Is It Really that Difficult?

School districts must have teachers sign a code of conduct when they start working for them – why not just include social media in the description of activities like emailing, texting, phoning or meeting students outside of school hours and campus?  Seem like school districts are over-reacting and creating more difficulties for themselves than is necessary

Juror Facing Facebook Profile Probe

October 23, 2010

This article discusses an investigation into a jury forewoman’s Facebook posts because the defendant’s attorney believe she knew about the case before she served on the jury.

Facebook as Stalling Tactic?

Is Facebook going to be used by attorneys as a way to throw additional roadblocks into legal process?  If I were representing a plaintiff or defendant, I would review social media profiles by all parties to a case – judges, other attorneys, witnesses, plaintiffs, defendants, family members etc.  There maybe fodder for all kinds of motions lurking out there on the Internet!

Attorneys: Reach Out to Small Biz

October 21, 2010

Here is an interesting post from Legal Marketing Blog about how 51% of small businesses avoid hiring lawyers because they fear the cost yet 25% believe legal issues are the biggest risk to their business.  Obviously there is a disconnect.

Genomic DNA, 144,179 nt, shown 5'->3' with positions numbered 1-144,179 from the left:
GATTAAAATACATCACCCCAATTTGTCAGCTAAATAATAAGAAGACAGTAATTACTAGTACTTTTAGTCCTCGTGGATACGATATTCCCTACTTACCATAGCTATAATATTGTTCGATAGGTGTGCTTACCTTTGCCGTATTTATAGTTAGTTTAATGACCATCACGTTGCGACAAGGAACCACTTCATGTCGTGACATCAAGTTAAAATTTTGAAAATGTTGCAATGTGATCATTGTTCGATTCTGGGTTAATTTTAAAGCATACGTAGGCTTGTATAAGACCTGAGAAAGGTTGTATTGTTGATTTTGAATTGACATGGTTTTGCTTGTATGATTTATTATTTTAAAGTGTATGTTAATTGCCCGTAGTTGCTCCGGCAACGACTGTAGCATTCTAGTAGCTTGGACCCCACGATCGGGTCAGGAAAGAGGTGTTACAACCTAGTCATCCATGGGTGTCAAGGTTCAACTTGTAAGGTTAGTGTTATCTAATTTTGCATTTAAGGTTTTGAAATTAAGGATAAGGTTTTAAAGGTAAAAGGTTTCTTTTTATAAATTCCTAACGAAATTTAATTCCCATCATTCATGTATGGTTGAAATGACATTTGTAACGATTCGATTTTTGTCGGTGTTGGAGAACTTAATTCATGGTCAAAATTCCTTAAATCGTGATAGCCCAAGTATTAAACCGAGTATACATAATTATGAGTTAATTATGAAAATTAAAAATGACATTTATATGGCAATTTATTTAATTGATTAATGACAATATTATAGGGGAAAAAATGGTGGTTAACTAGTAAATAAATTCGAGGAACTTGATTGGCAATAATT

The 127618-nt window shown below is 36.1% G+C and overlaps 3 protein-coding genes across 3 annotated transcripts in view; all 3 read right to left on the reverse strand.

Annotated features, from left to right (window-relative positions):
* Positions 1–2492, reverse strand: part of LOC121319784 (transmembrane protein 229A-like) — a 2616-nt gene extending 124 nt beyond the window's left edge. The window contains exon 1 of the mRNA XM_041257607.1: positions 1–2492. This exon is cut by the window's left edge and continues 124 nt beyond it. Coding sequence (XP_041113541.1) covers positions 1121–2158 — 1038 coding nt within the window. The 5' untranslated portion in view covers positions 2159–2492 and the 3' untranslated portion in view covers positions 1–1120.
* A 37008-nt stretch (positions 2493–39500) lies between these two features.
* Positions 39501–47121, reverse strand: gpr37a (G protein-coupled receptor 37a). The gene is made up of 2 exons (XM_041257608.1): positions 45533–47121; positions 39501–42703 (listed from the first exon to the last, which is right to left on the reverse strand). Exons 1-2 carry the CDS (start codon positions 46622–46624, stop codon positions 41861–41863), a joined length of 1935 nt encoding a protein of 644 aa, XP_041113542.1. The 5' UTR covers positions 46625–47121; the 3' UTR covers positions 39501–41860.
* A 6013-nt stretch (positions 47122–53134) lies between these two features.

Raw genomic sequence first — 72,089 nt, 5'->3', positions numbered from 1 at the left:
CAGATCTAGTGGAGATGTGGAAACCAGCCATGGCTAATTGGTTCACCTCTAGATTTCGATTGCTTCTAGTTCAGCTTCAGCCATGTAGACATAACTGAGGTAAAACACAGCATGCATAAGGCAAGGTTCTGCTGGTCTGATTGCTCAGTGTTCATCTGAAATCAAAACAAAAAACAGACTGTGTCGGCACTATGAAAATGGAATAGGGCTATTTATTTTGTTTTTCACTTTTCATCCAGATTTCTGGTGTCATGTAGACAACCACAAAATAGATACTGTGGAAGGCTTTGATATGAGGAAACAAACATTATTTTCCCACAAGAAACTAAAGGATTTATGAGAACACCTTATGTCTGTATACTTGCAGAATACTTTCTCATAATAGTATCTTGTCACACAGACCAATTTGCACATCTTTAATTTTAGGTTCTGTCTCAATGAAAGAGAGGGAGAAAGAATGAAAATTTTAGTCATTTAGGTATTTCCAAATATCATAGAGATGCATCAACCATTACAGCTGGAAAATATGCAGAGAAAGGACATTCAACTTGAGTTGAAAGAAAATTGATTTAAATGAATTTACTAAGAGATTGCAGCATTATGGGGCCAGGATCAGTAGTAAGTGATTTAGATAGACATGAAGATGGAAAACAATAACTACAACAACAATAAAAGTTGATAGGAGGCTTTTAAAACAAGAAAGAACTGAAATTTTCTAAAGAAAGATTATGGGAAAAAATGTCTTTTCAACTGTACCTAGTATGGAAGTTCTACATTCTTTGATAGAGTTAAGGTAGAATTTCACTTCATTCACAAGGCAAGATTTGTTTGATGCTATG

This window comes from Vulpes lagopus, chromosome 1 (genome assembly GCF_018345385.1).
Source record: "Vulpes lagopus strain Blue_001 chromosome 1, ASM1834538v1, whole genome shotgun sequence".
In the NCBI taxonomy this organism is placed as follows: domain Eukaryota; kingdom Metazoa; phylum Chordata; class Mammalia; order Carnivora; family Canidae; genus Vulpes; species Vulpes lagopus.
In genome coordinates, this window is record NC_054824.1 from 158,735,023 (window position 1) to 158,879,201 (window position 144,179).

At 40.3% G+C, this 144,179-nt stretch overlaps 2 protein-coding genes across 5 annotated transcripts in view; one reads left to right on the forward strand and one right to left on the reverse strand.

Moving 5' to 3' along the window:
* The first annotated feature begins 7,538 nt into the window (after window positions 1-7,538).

How to Market to Small Businesses

1.  Let them know you welcome small businesses as clients

2.  Join Chamber of Commerce, a BNI chapter and other small business hubs

3.  Offer set fees for common legal tasks

4.  Write a blog focused on legal issues in a particular small business sector

5.  Make sure you include all this in your website messaging!

Buddy Press: The Future of Websites?

October 20, 2010

WordPress began as a blogging tool, then it became a platform for building straightforward websites.  Now, with BuddyPress, WordPress has an offering that is a mini-Facebook – allowing for collaboration, decentralized control and the power of the many over that of the “one.”

Here is a good summary of the pluses and minuses of this new tool. While BuddyPress isn’t the website future – yet, I do think that increasingly all website will have social networking components and the distinction between “social networking” and “websites will disappear.

Good for lawyers?

I’m not sure lawyers or law firms need to rush out and install BuddyPress. It probably too advanced for lawyer websites for now. One use, is to build a lobbying campaign – an activity around filing an amicus brief or for publicizing a particular piece of legislation.